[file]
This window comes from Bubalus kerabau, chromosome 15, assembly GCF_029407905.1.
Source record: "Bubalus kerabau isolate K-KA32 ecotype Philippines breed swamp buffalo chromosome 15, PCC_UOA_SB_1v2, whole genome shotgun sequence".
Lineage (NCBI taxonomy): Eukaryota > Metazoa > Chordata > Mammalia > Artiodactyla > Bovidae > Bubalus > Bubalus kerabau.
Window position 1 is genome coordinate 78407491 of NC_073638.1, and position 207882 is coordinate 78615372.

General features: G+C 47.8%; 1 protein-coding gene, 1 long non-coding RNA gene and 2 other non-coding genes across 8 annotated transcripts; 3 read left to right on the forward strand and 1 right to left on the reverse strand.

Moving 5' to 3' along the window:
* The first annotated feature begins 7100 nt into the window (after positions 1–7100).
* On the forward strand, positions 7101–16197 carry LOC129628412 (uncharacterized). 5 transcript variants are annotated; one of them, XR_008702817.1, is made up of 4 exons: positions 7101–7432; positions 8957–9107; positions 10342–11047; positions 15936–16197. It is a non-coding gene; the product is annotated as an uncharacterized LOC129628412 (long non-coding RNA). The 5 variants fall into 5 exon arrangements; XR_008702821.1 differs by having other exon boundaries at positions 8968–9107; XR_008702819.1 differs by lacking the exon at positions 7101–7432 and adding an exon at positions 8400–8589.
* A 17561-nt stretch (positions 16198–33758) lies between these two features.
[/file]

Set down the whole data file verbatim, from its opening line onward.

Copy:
This window comes from Bubalus kerabau, chromosome 15, assembly GCF_029407905.1.
Source record: "Bubalus kerabau isolate K-KA32 ecotype Philippines breed swamp buffalo chromosome 15, PCC_UOA_SB_1v2, whole genome shotgun sequence".
Lineage (NCBI taxonomy): Eukaryota > Metazoa > Chordata > Mammalia > Artiodactyla > Bovidae > Bubalus > Bubalus kerabau.
Window position 1 is genome coordinate 78407491 of NC_073638.1, and position 207882 is coordinate 78615372.

General features: G+C 47.8%; 1 protein-coding gene, 1 long non-coding RNA gene and 2 other non-coding genes across 8 annotated transcripts; 3 read left to right on the forward strand and 1 right to left on the reverse strand.

Moving 5' to 3' along the window:
* The first annotated feature begins 7100 nt into the window (after positions 1–7100).
* On the forward strand, positions 7101–16197 carry LOC129628412 (uncharacterized). 5 transcript variants are annotated; one of them, XR_008702817.1, is made up of 4 exons: positions 7101–7432; positions 8957–9107; positions 10342–11047; positions 15936–16197. It is a non-coding gene; the product is annotated as an uncharacterized LOC129628412 (long non-coding RNA). The 5 variants fall into 5 exon arrangements; XR_008702821.1 differs by having other exon boundaries at positions 8968–9107; XR_008702819.1 differs by lacking the exon at positions 7101–7432 and adding an exon at positions 8400–8589.
* A 17561-nt stretch (positions 16198–33758) lies between these two features.